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I would like to know how to do regex, or context free grammers in F#.

I have some experience with F#, (I've never seen/used Active patterns, (it was explictly left out of the course i did for timecontraints)) and I've done alittle regex in python, and also regex and grammers from a descrete mathematics point of view.

I've don a bit of looking around I've done, I get kinda stumped. the MSDN documentation for regex isn't so clear to me me.

I was a little disapointed to find that

match str with
|a + "." + b + "." + c -> Some(a,b,c)
|[] -> None

didn't work.

I suspect that an effect like this can be achieved with active patterns

EDIT to clarify: I would like to know how to do regex Or Context Free Grammers Or both

share|improve this question
    
In case there is confusion, the class of context free grammars is not the same as the class of regular grammars (or grammars testable with a regular expression) -- FYI. – DuckMaestro Jun 4 '11 at 7:15
    
I am aware of this fact. I would like to know how to do regex Or Context Free Grammers Or both – Oxinabox Jun 4 '11 at 7:49
    
Gotcha. That's probably a better way to phrase it in the OP, or maybe I just misread/misunderstood. – DuckMaestro Jun 4 '11 at 8:01
    
For parsing a CFG you should look at F# PowerPack fsharppowerpack.codeplex.com and visualstudiogallery.msdn.microsoft.com/… or FParsec quanttec.com/fparsec – Lasse Espeholt Jun 4 '11 at 8:25
up vote 3 down vote accepted

The MSDN documentation for regex isn't so clear to me me.

For the simple case of whether a string matches a regex, it couldn't be easier:

open System.Text.RegularExpressions
let r = Regex("^a*$")
r.IsMatch("a")
> val it : bool = true
r.IsMatch("b")
> val it : bool = false

Replace a* with the desired regex. Note that you need ^ and $ around the regex for a full match.

I was a little disapointed to find that this didn't work.

match str with
| a + "." + b + "." + c -> Some(a,b,c)
| [] -> None

F# patterns are for matching and binding parts of nested tree-like data structures (algebraic data types) not for strings and regular languages, which is why this doesn't work.

I suspect that an effect like this can be achieved with active patterns

Yes, you can go a long way towards achieving this effect using active patterns. Chris Smith has an article showing the details (as first posted by Brian).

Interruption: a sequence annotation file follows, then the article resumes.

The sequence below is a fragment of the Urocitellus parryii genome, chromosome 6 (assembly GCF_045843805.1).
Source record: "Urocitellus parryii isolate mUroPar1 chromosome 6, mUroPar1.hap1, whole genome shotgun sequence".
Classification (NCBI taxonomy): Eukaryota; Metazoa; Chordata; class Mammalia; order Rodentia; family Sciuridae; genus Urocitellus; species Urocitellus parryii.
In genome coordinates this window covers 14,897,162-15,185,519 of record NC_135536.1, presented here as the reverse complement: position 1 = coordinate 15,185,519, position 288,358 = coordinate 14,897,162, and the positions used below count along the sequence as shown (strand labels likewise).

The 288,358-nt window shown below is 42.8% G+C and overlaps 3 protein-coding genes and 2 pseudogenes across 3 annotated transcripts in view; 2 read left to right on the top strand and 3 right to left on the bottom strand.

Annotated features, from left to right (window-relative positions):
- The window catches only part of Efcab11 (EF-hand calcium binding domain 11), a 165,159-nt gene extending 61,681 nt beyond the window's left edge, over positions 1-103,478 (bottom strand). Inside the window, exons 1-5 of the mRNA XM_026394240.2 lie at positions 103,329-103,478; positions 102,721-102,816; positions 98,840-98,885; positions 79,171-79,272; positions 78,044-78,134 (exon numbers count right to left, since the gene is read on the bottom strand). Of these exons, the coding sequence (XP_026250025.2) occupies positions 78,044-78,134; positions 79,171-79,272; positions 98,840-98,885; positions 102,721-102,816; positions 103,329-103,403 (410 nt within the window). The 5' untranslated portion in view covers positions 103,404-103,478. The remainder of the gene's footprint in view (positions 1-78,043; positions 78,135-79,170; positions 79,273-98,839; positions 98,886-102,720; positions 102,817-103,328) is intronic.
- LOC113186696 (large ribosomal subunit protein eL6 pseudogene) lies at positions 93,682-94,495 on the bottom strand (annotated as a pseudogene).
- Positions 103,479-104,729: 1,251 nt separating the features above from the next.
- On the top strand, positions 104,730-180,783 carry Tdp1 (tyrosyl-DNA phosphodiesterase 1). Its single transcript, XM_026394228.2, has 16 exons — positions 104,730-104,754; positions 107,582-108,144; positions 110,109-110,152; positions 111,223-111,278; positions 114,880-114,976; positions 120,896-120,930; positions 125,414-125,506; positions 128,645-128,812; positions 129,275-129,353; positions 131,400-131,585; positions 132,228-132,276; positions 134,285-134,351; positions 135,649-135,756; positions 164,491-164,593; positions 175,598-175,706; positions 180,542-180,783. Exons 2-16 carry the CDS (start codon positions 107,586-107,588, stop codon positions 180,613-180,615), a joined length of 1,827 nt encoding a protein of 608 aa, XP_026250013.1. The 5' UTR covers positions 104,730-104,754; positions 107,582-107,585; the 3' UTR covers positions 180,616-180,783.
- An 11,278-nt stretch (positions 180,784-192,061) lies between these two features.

http://blogs.msdn.com/b/chrsmith/archive/2008/02/22/regular-expressions-via-active-patterns.aspx

I would like to know how to do regex Or Context Free Grammers Or both ... I've done alittle regex in python, and also regex and grammers from a descrete mathematics point of view.

For matching patterns on strings, the builtin .Net regular expressions as shown above are usually good enough. However, beware that, despite the name, they are not strictly regular since they can represent a bigger class of languages. As a consequence, they might not always have the time/space complexity that you might expect if you've encoutered them in a theoretical setting. (This is also true for Perl/Python/etc.)

As for CFGs, that's an entirely different question. Fsyacc (togther with the lexer fslex) from the F# PowerPack is the standard F# LALR parser generator which will match a useful subclass of CFGs. Alternatively, you could try the FParsec parser combinator library from http://www.quanttec.com/fparsec/.

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I am aware of why the match didn't work. (indeed i was already aware of it before i tested it just in case) – Oxinabox Jun 5 '11 at 1:36

I'd suggest this excerpt from Expert F#:

Using Regular expressions and formatting

It covers a lot of ground - using perl style operators, using f# pattern matching, active patterns etc.

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This guy wrote a tutorial on how to build a complete regular expression parser in F#:

http://stevehorsfield.wordpress.com/2009/08/04/f-a-complete-regular-expression-processor/

http://stevehorsfield.wordpress.com/2009/07/25/f-building-a-regular-expression-pattern-parser/

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I don't want to build a regex parser. I want to make use of the normal .net one. – Oxinabox Jun 4 '11 at 8:42

Is this what you're looking for?

http://blogs.msdn.com/b/chrsmith/archive/2008/02/22/regular-expressions-via-active-patterns.aspx

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Thats one i found before, but it assumes knowledge of Groups. in my limmited Regex experience i've never heard of Groups. I looked aroud and found htem also refered to in Python re but In regex i've done before has only been in simpe cases where I want to extract 1 part of the source string. Or much more frequently the mathematical question of does a string match the regex. – Oxinabox Jun 4 '11 at 9:31

I never truly understood regular expressions until a read the first couple chapters of Modern Compiler Implementation in ML: whereas typical programming resources on the subject are more oriented towards the practice of using regular expressions, the author of this books lays out the mathematically foundation behind the subject (and for me at least, that is always crucial for my understanding of any complex topic, and something woefully missing from most treatments in general in the larger programming community).

As a day to day practical reference, this site has been useful.

As for the .NET framework Regex API, it's robust but a bit of a beast and awkward to work with since it hasn't been updated much since .NET 1.1 (no generics, and goes a bit overboard on inheritance hierarchies). I think you'll just need to play around with it a bit to get a feel for it (and the F# Interactive is ideal for such experimentation).

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